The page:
Media Bias During Conversion Therapy Debate

Significant Media Bias During ‘Conversion Therapy’ Debate – Analysis

An in-depth analysis of the media coverage of the ‘conversion therapy’ bill which was passed in Parliament in February has found that support for the law received a heavily biased share of the media coverage during the campaign period.

The analysis looked at 126 New Zealand-based media articles and opinion pieces as they appeared online during the debate between August 2020 and February 2022. There were 102 unique news items and 24 opinion pieces. Biases were assessed using four specific measures: the headline and images used, the number of people quoted within each piece arguing one or other side of the debate, and the proportion of content arguing each side of the issue.

The objective of the analysis was to assess the extent to which the set of articles and op-eds, as a whole, provided balanced coverage of both sides of the debate – consistent with the New Zealand Media Council’s first principle of “accuracy, fairness and balance.”

Key findings were:

  • 78% of all news coverage across four measures surveyed was supportive, compared to 22% identifying concerns or objections.
  • 40% of all articles were entirely supportive vs just one article that was entirely opposed.
  • 57% of all news articles did not quote someone expressing concerns or objections.
  • 66% of all op-eds were Yes-biased. Only 12% were No-biased.
  • 32% of all headlines supported the proposed bill. Only 6% opposed it.

News articles quoted those supporting the proposed bill twice as often as those expressing concerns or opposition. Politicians who voiced their concerns were regularly referred to with derogatory or critical comments, such as “cringeworthy”, “shameful”, “transphobic” or “old dinosaur”.

Not one spokesperson from a lobby group opposing the bill was ever quoted in a story. By contrast, the Yes advocates frequently included Labour and Green party MPs, along with activists. Five of the opinion pieces in support of the bill were from one activist alone. Several other LGBTQ+ groups and churches were given the opportunity to voice their support along with a small number of personal testimonials.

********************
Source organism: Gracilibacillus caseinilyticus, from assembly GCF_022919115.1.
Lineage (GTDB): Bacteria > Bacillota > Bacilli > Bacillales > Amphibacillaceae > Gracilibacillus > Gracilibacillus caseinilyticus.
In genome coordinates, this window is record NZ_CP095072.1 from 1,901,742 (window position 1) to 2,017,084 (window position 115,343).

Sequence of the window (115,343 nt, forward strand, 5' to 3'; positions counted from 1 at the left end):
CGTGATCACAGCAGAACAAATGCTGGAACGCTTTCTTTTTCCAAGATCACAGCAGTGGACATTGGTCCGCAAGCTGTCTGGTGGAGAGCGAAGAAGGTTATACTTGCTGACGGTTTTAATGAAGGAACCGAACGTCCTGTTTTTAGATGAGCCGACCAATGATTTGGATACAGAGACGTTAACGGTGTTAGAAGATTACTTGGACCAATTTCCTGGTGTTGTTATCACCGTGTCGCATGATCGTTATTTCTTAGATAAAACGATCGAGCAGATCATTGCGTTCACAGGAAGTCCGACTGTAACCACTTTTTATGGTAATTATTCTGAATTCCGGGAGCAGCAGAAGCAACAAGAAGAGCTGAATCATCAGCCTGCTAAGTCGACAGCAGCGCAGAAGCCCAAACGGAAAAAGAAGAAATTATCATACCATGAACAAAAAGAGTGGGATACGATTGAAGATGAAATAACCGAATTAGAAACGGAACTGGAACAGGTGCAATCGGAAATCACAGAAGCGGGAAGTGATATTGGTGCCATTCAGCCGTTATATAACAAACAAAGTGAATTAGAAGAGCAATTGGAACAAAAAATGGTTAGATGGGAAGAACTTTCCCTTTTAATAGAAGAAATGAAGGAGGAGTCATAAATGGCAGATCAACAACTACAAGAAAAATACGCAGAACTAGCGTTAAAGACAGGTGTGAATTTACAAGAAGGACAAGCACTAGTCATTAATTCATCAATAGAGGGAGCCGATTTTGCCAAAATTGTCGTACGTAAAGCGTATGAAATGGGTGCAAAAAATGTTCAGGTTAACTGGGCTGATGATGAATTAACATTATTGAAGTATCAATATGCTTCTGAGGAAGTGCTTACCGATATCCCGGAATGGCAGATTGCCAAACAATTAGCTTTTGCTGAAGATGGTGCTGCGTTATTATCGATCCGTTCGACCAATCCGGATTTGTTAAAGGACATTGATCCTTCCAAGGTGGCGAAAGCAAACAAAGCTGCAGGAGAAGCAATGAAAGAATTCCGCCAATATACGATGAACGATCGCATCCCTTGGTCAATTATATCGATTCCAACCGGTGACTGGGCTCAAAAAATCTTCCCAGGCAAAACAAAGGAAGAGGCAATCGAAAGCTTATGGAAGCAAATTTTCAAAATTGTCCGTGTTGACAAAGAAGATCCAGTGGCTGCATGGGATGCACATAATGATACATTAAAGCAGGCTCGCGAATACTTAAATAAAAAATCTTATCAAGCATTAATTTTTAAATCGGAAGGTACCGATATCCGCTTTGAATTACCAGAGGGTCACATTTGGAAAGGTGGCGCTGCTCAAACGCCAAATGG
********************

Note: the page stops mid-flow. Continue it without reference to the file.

Five church leaders were quoted as having concerns on the potential impact on parents and pastors. There were no personal testimonials from the No side despite the significant number of personal stories shared at the oral submission stage. Given that there were a massive 107,000 submissions on both sides of the bill, it is concerning that hardly any No advocates were given the opportunity to be part of the conversation.

The overall bias is a deeply concerning observation about the way the mainstream media covered this important social debate. Whilst some might dispute specific aspects of the analysis, readers cannot ignore the presence of the 42 news articles that were self-evidently biased and made no mention at all of concerns or objections to the proposed legislation.

“It is disappointing that a number of media outlets and journalists pushed one side of the debate so biasedly. The media should report the full debate – not lead it – and leave the public to come to their own conclusion. Sadly, this bias was evidenced during the recent cannabis referendum also. We should be able to trust the mainstream media to participate in social debate in a non-partisan way,” says Bob McCoskrie, CE of Family First NZ who commissioned the research.

All the articles obtained were based on the list provided by NZ Politics Daily, a comprehensive, nonpartisan list of articles, columns, and analysis relating to New Zealand politics and government, produced by the Democracy Project at Victoria University Wellington. This list was used to maintain the neutrality of the analysis and to avoid any accusation of searching for articles that leaned to one side or the other of the debate.

The analysis has been audited by an Emeritus Professor who specialises in research methods and statistics.


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